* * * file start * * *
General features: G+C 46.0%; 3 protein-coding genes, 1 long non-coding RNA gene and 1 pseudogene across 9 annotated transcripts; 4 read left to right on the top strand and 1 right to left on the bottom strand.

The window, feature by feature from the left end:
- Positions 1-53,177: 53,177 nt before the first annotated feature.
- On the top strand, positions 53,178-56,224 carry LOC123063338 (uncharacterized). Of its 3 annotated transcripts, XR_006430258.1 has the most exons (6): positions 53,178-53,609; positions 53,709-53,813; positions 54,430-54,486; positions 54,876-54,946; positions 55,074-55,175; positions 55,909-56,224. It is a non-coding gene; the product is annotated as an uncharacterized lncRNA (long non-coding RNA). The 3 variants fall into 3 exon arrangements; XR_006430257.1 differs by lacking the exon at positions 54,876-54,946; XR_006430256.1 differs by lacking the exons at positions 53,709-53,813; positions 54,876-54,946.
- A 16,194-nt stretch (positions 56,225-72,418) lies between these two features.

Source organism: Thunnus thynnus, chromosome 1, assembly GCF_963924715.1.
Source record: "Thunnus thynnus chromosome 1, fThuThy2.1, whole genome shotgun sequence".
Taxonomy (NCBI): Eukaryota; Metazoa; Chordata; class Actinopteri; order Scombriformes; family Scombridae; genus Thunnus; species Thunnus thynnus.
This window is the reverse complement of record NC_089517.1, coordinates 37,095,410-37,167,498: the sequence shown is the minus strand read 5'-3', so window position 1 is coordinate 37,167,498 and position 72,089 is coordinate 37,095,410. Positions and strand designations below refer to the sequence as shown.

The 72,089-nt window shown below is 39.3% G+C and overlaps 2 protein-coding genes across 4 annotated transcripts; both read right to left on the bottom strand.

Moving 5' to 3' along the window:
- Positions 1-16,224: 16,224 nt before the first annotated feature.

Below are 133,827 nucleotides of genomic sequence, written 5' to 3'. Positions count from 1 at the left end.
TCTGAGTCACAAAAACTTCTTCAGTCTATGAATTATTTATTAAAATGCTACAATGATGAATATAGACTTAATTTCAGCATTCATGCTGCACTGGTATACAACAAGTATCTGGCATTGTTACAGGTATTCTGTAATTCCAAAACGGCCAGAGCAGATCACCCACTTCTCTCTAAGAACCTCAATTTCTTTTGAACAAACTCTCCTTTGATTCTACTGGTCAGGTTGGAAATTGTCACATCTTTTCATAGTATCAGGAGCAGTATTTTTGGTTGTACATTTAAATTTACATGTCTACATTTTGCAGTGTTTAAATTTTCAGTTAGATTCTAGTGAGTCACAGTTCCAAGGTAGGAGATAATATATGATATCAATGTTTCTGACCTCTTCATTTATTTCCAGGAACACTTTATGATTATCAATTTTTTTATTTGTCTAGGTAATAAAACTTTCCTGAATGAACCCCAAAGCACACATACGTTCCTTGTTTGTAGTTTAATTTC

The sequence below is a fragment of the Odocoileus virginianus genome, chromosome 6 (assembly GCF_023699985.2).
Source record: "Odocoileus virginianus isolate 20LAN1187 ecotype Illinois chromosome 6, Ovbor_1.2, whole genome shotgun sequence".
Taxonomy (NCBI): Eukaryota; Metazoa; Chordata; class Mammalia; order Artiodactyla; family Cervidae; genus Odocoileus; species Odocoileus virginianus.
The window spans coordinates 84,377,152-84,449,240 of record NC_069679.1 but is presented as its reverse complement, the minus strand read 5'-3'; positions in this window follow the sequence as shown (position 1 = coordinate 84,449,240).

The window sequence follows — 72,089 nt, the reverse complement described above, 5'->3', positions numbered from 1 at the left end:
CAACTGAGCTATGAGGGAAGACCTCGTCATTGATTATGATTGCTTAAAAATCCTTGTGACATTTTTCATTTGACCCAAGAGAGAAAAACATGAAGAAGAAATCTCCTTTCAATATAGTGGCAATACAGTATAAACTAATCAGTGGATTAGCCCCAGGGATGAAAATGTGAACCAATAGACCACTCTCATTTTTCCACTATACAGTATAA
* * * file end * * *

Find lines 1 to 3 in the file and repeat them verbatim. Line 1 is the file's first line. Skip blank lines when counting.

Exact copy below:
General features: G+C 46.0%; 3 protein-coding genes, 1 long non-coding RNA gene and 1 pseudogene across 9 annotated transcripts; 4 read left to right on the top strand and 1 right to left on the bottom strand.

The window, feature by feature from the left end:
- Positions 1-53,177: 53,177 nt before the first annotated feature.